News of House Speaker Nancy Pelosi, Attorney General Merrick Garland, and other senior lawmakers in Washington being diagnosed with COVID-19 not long after the annual Gridiron dinner, gave me a feeling of déjà vu. Around this time last year, as eager as I was for public health measures to ease, I had a sinking feeling that many of them were being lifted too soon. And then, just as things were starting to feel more normal, we had the delta outbreak.
I get a similar knot in my stomach today.
With majorities of populations in many countries now vaccinated, governments in many parts of the world are rolling back public health restrictions and cutting their funding for many Covid public health measures.
It’s hard not to fear a repeat of last year in face of a flurry of reports of recombinant viral strains: that is, new mutations of COVID-19 that combine the characteristics of multiple previous strains.
China’s CDC warned recently that the emergence of recombinant strains represents a gray rhino: obvious, visible, and charging at us. Chinese officials use the term I coined to flag serious issues that they intend to address instead of ignore. In this case, we might say we are facing a crash –the zoological term for a group of rhinos- of recombinant strains of the SARS-CoV-2 virus that caused the pandemic.
“It is difficult to predict which viral species SARS-CoV-2 will recombine with, and on which genes future recombination will occur. This kind of uncertainty is doomed to increase the likelihood of generating a novel recombinant virus with unknown risk to humans,” researchers Liang Wang and George F. Gao wrote in their report posted March 21.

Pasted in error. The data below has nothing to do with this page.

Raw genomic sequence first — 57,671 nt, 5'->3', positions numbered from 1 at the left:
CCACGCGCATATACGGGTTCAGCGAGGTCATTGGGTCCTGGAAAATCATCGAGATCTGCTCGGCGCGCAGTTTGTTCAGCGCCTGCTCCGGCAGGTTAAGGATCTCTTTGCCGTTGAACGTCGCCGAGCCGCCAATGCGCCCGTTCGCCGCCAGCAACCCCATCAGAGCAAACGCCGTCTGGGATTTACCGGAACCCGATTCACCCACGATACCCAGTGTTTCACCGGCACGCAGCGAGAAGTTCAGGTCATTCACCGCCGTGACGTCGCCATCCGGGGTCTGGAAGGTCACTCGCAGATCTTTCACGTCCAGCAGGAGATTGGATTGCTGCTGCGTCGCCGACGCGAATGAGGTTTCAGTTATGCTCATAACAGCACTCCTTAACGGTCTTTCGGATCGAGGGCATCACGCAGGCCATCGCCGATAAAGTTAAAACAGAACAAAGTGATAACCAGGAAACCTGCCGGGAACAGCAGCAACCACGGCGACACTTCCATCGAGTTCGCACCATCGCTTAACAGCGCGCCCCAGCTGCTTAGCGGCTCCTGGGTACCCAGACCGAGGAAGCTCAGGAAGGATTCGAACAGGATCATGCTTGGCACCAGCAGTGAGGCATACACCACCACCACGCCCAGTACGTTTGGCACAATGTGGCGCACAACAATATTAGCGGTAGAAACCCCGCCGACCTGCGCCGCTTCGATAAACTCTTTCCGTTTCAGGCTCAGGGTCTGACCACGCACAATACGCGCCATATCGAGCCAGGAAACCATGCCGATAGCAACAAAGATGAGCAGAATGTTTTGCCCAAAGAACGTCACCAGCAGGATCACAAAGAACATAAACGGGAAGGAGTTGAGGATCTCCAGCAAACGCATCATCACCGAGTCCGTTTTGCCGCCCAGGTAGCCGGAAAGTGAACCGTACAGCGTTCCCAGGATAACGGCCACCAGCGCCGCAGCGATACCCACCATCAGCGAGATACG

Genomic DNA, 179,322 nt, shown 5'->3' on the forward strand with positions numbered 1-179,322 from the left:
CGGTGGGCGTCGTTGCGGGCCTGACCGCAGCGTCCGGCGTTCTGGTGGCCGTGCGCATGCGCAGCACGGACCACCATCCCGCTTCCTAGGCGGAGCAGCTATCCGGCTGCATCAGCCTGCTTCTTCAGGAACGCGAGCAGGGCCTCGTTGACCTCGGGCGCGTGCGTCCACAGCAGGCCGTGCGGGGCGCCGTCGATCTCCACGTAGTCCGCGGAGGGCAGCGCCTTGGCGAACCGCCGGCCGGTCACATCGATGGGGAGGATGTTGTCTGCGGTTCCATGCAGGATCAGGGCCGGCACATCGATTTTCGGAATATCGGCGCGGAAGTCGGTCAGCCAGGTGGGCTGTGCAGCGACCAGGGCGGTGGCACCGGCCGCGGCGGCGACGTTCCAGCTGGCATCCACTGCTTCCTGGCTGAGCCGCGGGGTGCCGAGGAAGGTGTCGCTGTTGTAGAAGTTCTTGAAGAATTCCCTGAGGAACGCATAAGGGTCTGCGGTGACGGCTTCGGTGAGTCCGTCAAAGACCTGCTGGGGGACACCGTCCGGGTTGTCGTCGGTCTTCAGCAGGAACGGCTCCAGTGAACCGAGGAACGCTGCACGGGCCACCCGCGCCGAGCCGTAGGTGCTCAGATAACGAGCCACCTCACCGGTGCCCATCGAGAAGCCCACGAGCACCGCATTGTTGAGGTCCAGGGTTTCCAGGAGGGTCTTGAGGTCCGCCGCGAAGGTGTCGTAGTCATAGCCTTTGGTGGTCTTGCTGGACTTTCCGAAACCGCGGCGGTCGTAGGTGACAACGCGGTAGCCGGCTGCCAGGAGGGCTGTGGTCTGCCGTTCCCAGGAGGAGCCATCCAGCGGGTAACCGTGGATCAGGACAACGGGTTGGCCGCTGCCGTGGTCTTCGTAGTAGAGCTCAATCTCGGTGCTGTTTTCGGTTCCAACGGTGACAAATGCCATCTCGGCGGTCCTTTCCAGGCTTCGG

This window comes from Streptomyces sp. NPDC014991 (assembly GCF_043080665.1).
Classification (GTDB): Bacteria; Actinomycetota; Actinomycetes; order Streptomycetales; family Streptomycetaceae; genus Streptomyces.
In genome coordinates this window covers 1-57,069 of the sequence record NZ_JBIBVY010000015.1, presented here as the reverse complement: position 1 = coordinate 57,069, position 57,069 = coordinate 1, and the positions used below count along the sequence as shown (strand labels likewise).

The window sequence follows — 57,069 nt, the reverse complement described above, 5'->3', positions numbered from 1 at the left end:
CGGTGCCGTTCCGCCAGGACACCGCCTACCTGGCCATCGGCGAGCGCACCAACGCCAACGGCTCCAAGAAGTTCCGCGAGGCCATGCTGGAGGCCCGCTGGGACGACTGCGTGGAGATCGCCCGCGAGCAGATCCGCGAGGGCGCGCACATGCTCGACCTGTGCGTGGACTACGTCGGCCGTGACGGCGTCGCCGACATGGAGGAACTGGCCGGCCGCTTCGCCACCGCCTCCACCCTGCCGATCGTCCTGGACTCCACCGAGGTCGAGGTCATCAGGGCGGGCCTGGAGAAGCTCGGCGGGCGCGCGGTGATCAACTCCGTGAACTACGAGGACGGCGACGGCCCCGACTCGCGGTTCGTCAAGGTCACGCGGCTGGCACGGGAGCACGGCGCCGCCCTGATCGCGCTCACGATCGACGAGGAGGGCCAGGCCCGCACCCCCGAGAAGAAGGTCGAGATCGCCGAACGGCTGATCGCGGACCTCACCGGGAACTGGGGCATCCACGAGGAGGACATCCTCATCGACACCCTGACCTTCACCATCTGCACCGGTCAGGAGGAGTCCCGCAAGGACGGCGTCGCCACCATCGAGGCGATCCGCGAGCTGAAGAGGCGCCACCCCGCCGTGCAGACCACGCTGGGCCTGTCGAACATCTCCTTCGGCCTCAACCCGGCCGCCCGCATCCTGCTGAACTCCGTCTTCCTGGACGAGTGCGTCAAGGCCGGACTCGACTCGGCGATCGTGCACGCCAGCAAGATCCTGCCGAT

In other words, we don’t know how these new strains will evolve but we had better be prepared for the possibility that they could create a new version that is more lethal, more contagious, and more likely to overcome our immune defenses than past variants.
These types of combinations are common among coronaviruses. A truly smart virus would evolve to be more contagious and less lethal, as the strain that caused the 1918 Great Flu did. But there’s no guarantee that the virus will evolve in a clever way.
The New York Times has published a useful visualization of the ways that the virus could evolve. It notes that vaccines target 201 amino acids that enable the virus to compromise human cells. Each of those can mutate in 19 different ways. Not all mutations increase the virus’ ability to attack human cells, but around 2,000 can.
Also on March 21, a team of researchers from the US and UK released a preprint of a paper on the sequencing of recombinant viruses containing mutations from both delta and omicron variants -the first evidence for the hybrid spike protein in the US.
This new variant, popularly known as deltacron (much to the chagrin of epidemiologists) involves two different combinations (XD and XF) that evolved from delta and omicron BA.1
XD has been identified in France, Denmark, Belgium, Germany, the Netherlands, and the US. XF has only been detected in the UK (so far), while XE has appeared in the UK, South Africa, and Thailand. By the time you read this, no doubt, the new variants will be emerging elsewhere.
The World Health Organization has warned about the new recombinant variant XE, the result of omicron variants BA.1 and BA.2 combining and adding three new mutations that were not present in omicron.